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Alberta’s Oil Sands: Nature vs. Industry – Part 1

A fish deformed by pollutants from Alberta's Oil Sands. A fish deformed by pollutants from Alberta's Oil Sands.

For many years, the oil sands in the Canadian province of Alberta were a dirty secret. But lately, the mammoth operation near the city of Fort McMurray has been grabbing headlines for its incredibly filthy process of extracting oil from the earth. The issue has attracted the attention of James Cameron, director of Titanic, The Terminator, and Avatar. When one of Hollywood’s most powerful figures gets involved, the world takes notice.

The oil sands, or tar sands as they are sometimes called, represent one of the biggest deposits of oil on earth. And the project is said to be worth about $1.7 trillion to Canada’s gross domestic product. But the oil sands are also one of the biggest causes of pollution in North America.

The toxic effect of the oil sands hits especially close to home for the residents of Fort Chipewyan, a town located on the banks of the Athabasca River downstream from the mines producing oil. For years the citizens in this small town along the Athabasca have been stricken with abnormally high rates of leukemia and other cancers, including rare strains. In fact, leukemia and lymphoma are three times higher than what would be statistically expected. Bile duct cancer, a disease associated with exposure to petroleum products, is seven times higher.

The problem is complicated even further by the fact that the vast majority of the residents of Fort Chipewyan are First Nations of Cree and Dene descent, which means their ancestral ties to the land go back millennia. That makes relocation more than a trifle. Indeed, for the people who view that land as their home, their religion, their culture, moving is not an option.

But one thing has already changed. The people of Fort Chipewyan are reluctant to use their traditional food and medicines for fear of contamination. The fish in the Athabasca River have deformities that indicate something foul is certainly afoot.

And yet, for decades, both the Alberta government and the industry extracting oil in northern Alberta denied that their mining practices contributed any pollution to the Athabasca River.

A recent study led by Dr. David Schindler from the University of Alberta discovered that the river is undeniably polluted. The science of the study and all the findings were transparent and made public, while the industry’s science is nebulous to say the least, and always done behind closed doors with minimal detail released to the public.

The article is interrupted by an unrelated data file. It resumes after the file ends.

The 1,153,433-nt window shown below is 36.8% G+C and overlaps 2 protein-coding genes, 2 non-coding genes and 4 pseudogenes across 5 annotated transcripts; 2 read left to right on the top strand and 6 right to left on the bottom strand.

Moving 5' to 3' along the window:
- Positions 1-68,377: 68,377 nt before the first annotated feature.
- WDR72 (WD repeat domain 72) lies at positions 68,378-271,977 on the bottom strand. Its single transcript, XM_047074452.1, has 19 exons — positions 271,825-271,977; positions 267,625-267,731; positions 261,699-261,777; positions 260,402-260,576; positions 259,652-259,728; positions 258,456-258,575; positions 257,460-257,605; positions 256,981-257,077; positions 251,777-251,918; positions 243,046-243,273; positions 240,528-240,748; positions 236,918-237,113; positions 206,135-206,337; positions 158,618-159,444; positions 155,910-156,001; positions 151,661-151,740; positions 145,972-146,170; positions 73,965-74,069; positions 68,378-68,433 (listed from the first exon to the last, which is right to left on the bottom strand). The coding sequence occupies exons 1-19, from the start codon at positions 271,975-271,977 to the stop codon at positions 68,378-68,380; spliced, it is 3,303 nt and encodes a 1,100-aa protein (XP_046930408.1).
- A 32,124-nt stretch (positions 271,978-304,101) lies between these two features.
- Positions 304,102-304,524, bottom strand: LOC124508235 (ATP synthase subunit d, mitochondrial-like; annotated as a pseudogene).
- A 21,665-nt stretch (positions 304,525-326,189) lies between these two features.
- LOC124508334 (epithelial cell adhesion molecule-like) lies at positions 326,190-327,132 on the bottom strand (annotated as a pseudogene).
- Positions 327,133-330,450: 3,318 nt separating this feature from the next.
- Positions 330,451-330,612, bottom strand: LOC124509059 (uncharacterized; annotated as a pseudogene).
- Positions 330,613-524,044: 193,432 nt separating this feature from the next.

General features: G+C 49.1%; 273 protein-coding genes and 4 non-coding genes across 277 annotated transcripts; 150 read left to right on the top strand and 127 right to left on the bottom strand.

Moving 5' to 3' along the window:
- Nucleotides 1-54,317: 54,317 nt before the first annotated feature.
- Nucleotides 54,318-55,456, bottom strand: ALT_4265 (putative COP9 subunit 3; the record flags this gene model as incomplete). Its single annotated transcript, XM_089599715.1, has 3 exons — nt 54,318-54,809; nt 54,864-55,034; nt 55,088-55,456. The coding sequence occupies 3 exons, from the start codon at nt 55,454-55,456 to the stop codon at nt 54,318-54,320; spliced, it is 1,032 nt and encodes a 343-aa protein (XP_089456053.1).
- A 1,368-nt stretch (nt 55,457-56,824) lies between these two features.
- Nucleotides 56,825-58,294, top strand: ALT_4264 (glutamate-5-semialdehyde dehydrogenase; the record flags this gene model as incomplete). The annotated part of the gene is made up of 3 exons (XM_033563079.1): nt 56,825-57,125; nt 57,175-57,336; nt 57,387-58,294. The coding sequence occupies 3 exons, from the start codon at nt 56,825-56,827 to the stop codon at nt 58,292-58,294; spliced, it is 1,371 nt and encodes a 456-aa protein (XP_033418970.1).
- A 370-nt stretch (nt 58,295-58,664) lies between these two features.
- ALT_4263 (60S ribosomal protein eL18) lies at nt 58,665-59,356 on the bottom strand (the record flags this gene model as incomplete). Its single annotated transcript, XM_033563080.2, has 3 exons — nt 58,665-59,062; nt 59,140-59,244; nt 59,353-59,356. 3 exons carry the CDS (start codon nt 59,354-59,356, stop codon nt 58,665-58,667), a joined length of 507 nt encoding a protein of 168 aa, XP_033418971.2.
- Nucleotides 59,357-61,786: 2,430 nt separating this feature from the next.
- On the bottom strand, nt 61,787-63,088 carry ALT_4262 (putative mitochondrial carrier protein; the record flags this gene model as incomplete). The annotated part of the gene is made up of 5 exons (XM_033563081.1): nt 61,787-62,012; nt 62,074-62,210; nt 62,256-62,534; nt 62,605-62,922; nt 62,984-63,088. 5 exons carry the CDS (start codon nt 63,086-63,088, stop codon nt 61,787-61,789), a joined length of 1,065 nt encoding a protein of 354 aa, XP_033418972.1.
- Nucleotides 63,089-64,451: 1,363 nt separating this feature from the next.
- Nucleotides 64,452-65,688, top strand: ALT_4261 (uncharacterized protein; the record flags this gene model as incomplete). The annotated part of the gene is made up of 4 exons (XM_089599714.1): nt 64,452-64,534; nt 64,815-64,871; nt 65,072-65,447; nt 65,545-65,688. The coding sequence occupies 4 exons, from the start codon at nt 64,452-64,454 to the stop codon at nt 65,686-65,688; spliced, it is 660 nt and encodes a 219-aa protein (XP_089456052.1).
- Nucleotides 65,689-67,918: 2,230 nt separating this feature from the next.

The study forced Canada’s federal government to step in and led to another damning study of the mining companies’ connection to the environment. Elizabeth Dowdeswell is the Chair of Oil Sands Advisory Panel and former executive director of the United Nations Environment Program. Her review of the oil industry’s practice of self-regulating and monitoring pollution concluded that things were in disarray.

“There is clearly a lack of coordination,” said Dowdeswell. “The activities [of the industry's scientists] were not always credible because they lacked scientific rigor.”

Now the Federal Government of Canada is demanding that things change in northern Alberta. Don Thompson, president of the Oil Sands Developers Group towed the company line for as long as he could, but after the feds got involved, has had to relent. Now Thompson says that an overhaul of the science and monitoring practices in the oil sands is upcoming.

So there’s some good news. But this is only part of the story. In Part 2 of RosebudMag.com’s exploration of Alberta’s oil sands, we’ll look at the broader environmental impact of the oil industry with an eye on Alberta specifically. Plus, we’ll look at how James Cameron is getting involved and the real life connection between his hit film Avatar and the situation in Fort Chipewyan, Fort McMurray, and Canada’s dirty oil business.

 

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Some activists are discouraging people from vacationing in Alberta in an attempt to sway the provincial government to clamp down on the oil sands
Last modified on Wednesday, 03 October 2012 18:54

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